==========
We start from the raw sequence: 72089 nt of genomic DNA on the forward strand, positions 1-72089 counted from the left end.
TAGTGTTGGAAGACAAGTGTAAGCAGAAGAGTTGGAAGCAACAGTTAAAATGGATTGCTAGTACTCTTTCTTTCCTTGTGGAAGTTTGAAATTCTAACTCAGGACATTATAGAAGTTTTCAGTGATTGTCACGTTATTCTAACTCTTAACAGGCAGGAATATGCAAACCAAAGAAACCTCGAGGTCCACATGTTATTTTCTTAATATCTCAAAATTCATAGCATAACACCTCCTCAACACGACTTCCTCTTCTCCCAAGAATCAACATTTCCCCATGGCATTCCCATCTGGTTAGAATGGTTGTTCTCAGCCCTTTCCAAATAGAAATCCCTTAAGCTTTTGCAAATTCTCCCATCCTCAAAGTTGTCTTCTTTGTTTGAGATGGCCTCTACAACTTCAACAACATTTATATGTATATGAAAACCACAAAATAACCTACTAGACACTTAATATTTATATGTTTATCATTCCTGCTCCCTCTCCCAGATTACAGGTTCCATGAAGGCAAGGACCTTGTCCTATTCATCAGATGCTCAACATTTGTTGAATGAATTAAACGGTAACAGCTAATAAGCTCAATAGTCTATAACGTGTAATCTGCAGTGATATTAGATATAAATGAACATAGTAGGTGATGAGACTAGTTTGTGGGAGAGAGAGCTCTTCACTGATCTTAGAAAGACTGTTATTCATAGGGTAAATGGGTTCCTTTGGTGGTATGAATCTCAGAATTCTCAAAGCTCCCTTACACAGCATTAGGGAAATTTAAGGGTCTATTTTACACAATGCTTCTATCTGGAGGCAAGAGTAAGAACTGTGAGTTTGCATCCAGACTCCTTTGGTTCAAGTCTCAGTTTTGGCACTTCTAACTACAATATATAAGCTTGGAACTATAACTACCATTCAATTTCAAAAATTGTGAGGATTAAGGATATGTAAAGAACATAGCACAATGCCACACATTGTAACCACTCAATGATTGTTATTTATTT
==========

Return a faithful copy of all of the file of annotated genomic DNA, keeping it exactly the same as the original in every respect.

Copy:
We start from the raw sequence: 72089 nt of genomic DNA on the forward strand, positions 1-72089 counted from the left end.
TAGTGTTGGAAGACAAGTGTAAGCAGAAGAGTTGGAAGCAACAGTTAAAATGGATTGCTAGTACTCTTTCTTTCCTTGTGGAAGTTTGAAATTCTAACTCAGGACATTATAGAAGTTTTCAGTGATTGTCACGTTATTCTAACTCTTAACAGGCAGGAATATGCAAACCAAAGAAACCTCGAGGTCCACATGTTATTTTCTTAATATCTCAAAATTCATAGCATAACACCTCCTCAACACGACTTCCTCTTCTCCCAAGAATCAACATTTCCCCATGGCATTCCCATCTGGTTAGAATGGTTGTTCTCAGCCCTTTCCAAATAGAAATCCCTTAAGCTTTTGCAAATTCTCCCATCCTCAAAGTTGTCTTCTTTGTTTGAGATGGCCTCTACAACTTCAACAACATTTATATGTATATGAAAACCACAAAATAACCTACTAGACACTTAATATTTATATGTTTATCATTCCTGCTCCCTCTCCCAGATTACAGGTTCCATGAAGGCAAGGACCTTGTCCTATTCATCAGATGCTCAACATTTGTTGAATGAATTAAACGGTAACAGCTAATAAGCTCAATAGTCTATAACGTGTAATCTGCAGTGATATTAGATATAAATGAACATAGTAGGTGATGAGACTAGTTTGTGGGAGAGAGAGCTCTTCACTGATCTTAGAAAGACTGTTATTCATAGGGTAAATGGGTTCCTTTGGTGGTATGAATCTCAGAATTCTCAAAGCTCCCTTACACAGCATTAGGGAAATTTAAGGGTCTATTTTACACAATGCTTCTATCTGGAGGCAAGAGTAAGAACTGTGAGTTTGCATCCAGACTCCTTTGGTTCAAGTCTCAGTTTTGGCACTTCTAACTACAATATATAAGCTTGGAACTATAACTACCATTCAATTTCAAAAATTGTGAGGATTAAGGATATGTAAAGAACATAGCACAATGCCACACATTGTAACCACTCAATGATTGTTATTTATTT